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First Order Stochastic Dominance and the Measurement of Hiring Discrimination: A ranking extension of correspondence testings with an application to gender and origin

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  • Emmanuel Duguet

    ()
    (ERUDITE - Equipe de Recherche sur l'Utilisation des Données Individuelles Temporelles en Economie - Université Paris XII - Paris Est Créteil Val-de-Marne : EA437 - Université Paris Est Marne-la-Vallée)

  • Loïc Du Parquet

    (GAINS - Groupe d'Analyse des Itinéraires et des Niveaux Salariaux - Université du Maine)

  • Yannick L'Horty

    ()
    (ERUDITE - Equipe de Recherche sur l'Utilisation des Données Individuelles Temporelles en Economie - Université Paris XII - Paris Est Créteil Val-de-Marne : EA437 - Université Paris Est Marne-la-Vallée, TEPP - Travail, Emploi et Politiques Publiques - CNRS : FR3435 - Université Paris Est Marne-la-Vallée)

  • Pascale Petit

    (EPEE - Centre d'Etudes des Politiques Economiques - Université d'Evry-Val d'Essonne)

Abstract

We extend the standard hiring discrimination measure by including the cases where several candidates are invited to the same interview. The new measure considers the order in which the employer will contact the candidates as opposed to considering only whether or not a job applicant is invited to an interview - a practice common in the previous literature. We propose to apply the first order stochastic dominance (FOSD) criterion to the ranking of the candidates, which appears to be especially relevant for hiring discrimination. We show theoretically that FOSD always implies a positive value for the standard discrimination coefficient used in the literature, and that the converse is false. We apply our analysis to a correspondence testing that has been conducted in the Paris region. We sent 8 fictitious candidates with a Master's degree to the same 310 job offers in computing in order to measure gender and origin discrimination. We found that - out of 28 possible comparisons - there are 25 cases of stochastic dominance that we interpret as strong discrimination against some candidates. In our application, the standard discrimination coefficient tends to underestimate the degree of discrimination.

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Paper provided by HAL in its series Working Papers with number halshs-00731005.

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Date of creation: 11 Sep 2012
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Handle: RePEc:hal:wpaper:halshs-00731005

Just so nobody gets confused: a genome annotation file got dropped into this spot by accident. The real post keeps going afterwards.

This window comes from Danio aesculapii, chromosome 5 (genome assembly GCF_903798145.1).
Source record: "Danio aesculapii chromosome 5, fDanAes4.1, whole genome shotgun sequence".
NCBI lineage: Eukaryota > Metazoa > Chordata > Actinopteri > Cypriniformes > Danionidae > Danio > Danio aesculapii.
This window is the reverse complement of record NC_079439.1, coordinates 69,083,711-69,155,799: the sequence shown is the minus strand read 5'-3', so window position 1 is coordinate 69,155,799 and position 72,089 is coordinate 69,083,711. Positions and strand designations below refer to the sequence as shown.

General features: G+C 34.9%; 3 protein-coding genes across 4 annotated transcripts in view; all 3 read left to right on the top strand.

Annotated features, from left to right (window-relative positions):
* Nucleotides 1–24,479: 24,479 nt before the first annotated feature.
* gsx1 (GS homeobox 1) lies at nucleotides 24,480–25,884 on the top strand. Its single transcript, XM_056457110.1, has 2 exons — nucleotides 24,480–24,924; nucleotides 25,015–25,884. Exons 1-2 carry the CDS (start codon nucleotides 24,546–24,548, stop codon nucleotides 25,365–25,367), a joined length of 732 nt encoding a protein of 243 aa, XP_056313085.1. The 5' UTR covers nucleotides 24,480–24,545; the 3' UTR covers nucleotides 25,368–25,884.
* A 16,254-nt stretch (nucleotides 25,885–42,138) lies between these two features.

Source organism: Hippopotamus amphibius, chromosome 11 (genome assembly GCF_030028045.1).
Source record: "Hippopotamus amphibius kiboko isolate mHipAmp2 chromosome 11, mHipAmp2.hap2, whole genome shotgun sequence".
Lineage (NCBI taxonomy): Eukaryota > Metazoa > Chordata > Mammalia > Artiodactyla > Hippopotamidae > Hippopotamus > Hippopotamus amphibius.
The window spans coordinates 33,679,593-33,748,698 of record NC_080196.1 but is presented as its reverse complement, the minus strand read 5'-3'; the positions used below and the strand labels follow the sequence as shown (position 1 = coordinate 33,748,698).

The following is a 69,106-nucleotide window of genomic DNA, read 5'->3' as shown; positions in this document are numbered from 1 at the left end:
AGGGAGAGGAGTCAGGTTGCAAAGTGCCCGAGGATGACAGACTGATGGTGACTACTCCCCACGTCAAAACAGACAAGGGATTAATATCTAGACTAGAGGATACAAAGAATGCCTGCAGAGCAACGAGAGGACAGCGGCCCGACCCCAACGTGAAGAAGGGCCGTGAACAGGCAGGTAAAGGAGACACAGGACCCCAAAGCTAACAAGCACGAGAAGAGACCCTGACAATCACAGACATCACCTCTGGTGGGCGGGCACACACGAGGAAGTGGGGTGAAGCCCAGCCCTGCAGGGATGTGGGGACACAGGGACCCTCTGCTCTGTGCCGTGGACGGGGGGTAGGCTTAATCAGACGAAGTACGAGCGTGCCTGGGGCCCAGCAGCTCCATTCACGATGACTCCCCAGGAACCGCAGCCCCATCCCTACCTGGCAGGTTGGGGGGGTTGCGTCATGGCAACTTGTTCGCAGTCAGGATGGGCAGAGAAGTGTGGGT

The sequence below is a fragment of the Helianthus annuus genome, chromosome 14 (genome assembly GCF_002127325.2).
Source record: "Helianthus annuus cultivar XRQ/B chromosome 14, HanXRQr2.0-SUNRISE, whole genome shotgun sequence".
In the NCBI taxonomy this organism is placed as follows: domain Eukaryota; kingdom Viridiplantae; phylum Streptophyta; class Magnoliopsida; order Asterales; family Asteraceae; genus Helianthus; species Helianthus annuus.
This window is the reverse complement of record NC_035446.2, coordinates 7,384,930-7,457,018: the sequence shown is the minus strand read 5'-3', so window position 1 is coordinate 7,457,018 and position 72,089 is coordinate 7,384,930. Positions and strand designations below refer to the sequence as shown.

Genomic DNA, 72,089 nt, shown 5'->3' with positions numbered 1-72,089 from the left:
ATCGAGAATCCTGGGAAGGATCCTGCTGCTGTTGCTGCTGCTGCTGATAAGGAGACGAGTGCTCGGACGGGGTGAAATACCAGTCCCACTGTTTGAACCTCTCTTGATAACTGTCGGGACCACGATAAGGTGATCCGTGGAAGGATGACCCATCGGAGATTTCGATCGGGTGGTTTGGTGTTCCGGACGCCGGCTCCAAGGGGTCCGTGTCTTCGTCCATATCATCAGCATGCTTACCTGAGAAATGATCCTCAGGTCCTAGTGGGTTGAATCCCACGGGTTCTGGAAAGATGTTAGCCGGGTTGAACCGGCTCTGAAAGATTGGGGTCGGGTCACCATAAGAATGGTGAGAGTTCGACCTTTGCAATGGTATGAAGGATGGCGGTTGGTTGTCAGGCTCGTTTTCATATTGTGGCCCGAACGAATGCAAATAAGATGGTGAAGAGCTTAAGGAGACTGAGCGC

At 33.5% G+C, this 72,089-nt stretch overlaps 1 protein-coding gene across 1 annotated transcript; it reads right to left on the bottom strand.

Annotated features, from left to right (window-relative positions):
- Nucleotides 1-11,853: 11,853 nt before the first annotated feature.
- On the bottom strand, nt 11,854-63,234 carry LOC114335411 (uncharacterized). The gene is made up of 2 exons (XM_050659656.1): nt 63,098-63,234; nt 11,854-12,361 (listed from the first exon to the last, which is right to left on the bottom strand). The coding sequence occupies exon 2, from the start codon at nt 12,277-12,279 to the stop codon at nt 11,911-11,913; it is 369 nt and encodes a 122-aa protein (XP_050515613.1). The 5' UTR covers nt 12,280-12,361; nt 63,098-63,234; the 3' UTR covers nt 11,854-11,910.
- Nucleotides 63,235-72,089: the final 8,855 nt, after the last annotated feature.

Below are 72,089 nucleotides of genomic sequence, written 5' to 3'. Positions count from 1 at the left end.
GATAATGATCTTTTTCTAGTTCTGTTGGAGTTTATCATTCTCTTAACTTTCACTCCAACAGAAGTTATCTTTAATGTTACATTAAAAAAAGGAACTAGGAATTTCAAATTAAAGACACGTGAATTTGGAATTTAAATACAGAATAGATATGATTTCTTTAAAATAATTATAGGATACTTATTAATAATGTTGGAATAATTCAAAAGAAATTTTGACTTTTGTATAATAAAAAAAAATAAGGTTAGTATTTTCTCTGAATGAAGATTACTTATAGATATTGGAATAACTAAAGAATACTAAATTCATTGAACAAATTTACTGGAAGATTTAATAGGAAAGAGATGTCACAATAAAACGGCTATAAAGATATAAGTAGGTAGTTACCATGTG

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Related research

Keywords: gender; origin; hiring discrimination; first order stochastic dominance;

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References

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  1. Emmanuel Duguet & Pascale Petit, 2004. "Hiring discrimination in the French financial sector : an econometric analysis on field experiment data," Cahiers de la Maison des Sciences Economiques v04038, Université Panthéon-Sorbonne (Paris 1).
  2. Michael Firth, 1981. "Racial discrimination in the British labor market," Industrial and Labor Relations Review, ILR Review, Cornell University, ILR School, vol. 34(2), pages 265-272, January.
  3. P. A. Riach & J. Rich, 2002. "Field Experiments of Discrimination in the Market Place," Economic Journal, Royal Economic Society, vol. 112(483), pages 480-518, November.
  4. James J. Heckman, 1998. "Detecting Discrimination," Journal of Economic Perspectives, American Economic Association, vol. 12(2), pages 101-116, Spring.
  5. Kenney, Genevieve M & Wissoker, Douglas A, 1994. "An Analysis of the Correlates of Discrimination Facing Young Hispanic Job-Seekers," American Economic Review, American Economic Association, vol. 84(3), pages 674-83, June.
  6. David Neumark & Roy J. Bank & Kyle D. Van Nort, 1995. "Sex Discrimination in Restaurant Hiring: An Audit Study," NBER Working Papers 5024, National Bureau of Economic Research, Inc.
  7. Peter Riach & Judith Rich, 2002. "Field experiments of discrimination in the market place," Natural Field Experiments 00328, The Field Experiments Website.
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Cited by:
  1. Anthony Edo & Nicolas Jacquemet & Constantine Yannelis, 2013. "Language Skills and Homophilous Hiring Discrimination: Evidence from Gender- and Racially-Differentiated Applications," Documents de travail du Centre d'Economie de la Sorbonne 13058, Université Panthéon-Sorbonne (Paris 1), Centre d'Economie de la Sorbonne.
  2. Nicolas Jacquemet, 2013. "Discriminations à l'embauche : quelle ampleur, quelles solutions ?," Post-Print hal-00876436, HAL.

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